Grace-Camille_Munroe's picture
Grace-Camille_Munroe

Janet:Thank you for this succinct summary. Like you, I am encouraged by the contributions so far; however, disappointed that teachers have not waded in on the discussion. I hope today that will change. I am looking for the somE vibrant inputs, especially concrete strategies/best practices being used in our context to promote parent involvement.

Grace-Camille_Munroe's picture
Grace-Camille_Munroe

Mrs.McLean:Thanks for participating. 

Carol Williams's picture
Carol Williams

Last night  I stumbeled on a discussion on television about the performance of the education system. As is ineviatble, the discussion turned to parents and their role. The Executive Director of the Jamaica Lifelong Learning Foundation spoke about the importantce of  adult literacy to improvements in parental involvement. She mentioned the work the Foundation was doing in schcools to help parents to feel better about their own abilities, give them a voice, help them to be able to ask the 'right questions' about their children's progress and guide them as to how to assist their children at home. This is very very encouraging as one of the real barriers as we have discussed, is the confidence of parents to engage schools in meanigful assessments of their children's progress. This is a far greater barrier for low-literacy parents and it is good that the adult literacy machinery has made this important connection between parents' own 'educational confidence' and their involvement. Are literacy classes for parents something that we think can eventually become a common feature in our schools? Does this seem like a workable and desirable strategy?

Pauline M. Bain's picture
Pauline M. Bain

Mrsdouglas 's picture
Mrsdouglas

Schools can be used in the evening for Adult Education (please do not tell me about violence) City and Guilds do level one basic basic English for Office and English for Business which is very good and not like literacy for non readers at all. Some of the 'at risk' cash mountain could be channelled to the parents as some of them are already in that category.It seems like such a waste to see schools close down each afternoon when adults want to learn. Some brave high schools downtown already have this programme up and running in the COP or is it CAP programme , it is possible. The Jamaica Association of retired teachers are available as well as others who are no longer allowed to work in schools due to the age factor, all you have to do is ask.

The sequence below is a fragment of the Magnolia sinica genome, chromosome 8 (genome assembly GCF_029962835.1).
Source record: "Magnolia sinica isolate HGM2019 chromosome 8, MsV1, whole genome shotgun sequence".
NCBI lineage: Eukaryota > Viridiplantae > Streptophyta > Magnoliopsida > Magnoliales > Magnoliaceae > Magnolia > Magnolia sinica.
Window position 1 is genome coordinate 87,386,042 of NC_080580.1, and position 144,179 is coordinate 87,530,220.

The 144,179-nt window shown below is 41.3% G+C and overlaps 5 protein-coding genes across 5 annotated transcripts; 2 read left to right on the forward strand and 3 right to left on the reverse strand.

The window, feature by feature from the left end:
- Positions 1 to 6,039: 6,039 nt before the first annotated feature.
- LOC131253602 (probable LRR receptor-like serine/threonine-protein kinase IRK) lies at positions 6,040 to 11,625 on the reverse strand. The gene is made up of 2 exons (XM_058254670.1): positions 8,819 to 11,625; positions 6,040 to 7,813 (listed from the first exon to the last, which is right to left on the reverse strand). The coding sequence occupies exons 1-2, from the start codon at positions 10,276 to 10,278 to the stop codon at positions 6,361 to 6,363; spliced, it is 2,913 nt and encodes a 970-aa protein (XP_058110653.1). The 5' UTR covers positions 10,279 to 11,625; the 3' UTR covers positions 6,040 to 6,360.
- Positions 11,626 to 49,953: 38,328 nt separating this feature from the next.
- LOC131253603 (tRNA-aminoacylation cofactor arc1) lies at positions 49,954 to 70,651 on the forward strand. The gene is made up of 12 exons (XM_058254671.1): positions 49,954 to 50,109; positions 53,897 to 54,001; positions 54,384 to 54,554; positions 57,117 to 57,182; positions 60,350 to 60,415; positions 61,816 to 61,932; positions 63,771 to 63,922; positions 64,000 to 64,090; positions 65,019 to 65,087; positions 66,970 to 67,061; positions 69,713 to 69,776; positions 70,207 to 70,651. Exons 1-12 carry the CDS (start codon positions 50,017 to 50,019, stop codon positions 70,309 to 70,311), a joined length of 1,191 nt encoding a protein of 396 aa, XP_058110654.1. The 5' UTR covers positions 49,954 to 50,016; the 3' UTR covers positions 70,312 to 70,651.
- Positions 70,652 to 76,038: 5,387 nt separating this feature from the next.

Mrsdouglas 's picture
Mrsdouglas

Well done Janet Brown all there is to do now is to get this out to every teacher, in every school. it will make their day at school so much better.

cecille young's picture
cecille young

I'm a classroom teacher. I've been following this post and here is my contribution. I currently teach grade4 at an inner city school. recently we've initiated a wave of parental involvement activities:Parent seminars (literacy focus)Parent and child spelling competition parent and child writing workshopshome calls and visits and our new principal has included a parental involvement component to our report reform. The activities are well supported by both fathers and mothers. Parents are eager to support their children. Schools just have to see parental involvement as part of their responsibilities.Keep up the good work.Regards,Cecille

Janet_Brown's picture
Janet_Brown

I think this last contributor (at almost midnight!) is a fitting closure to the four days of conversations. More still may come in after Friday, but they will only further enrich the discussion. Cecille Young sums up very clearly what can happen when the whole school takes on the challenge of engaging parents more meaningfully. And the results tell the tale. Congratulations on this effort; the more examples like this that are out there and working, the more swiftly others will be convinced that "climate change" is a win-win solution to parent involvement.Janet Brown

Mrsdouglas 's picture
Mrsdouglas

HELLO I just read your post Janet I was preaching a whole school approach to parents as partners, towards individual needs and differences and behaviour change since in 1998. Why am I unable to work, even part time, because I am 62? All the best.

Janet_Brown's picture
Janet_Brown

Mrs. Douglas,You never have to stop working--you just may not get paid!! I think you're a perfect enlistee for the new Parents' Place initiative of the MOE. Parenting Partners is the consultant/driver for that strategy. I'll attach a one-page intro to the idea and then, if you are interested in learning more, let me know.Janet B.P.S. As Thomas Edison is credited with saying: Opportunity is often missed because it comes dressed in overalls!

Pages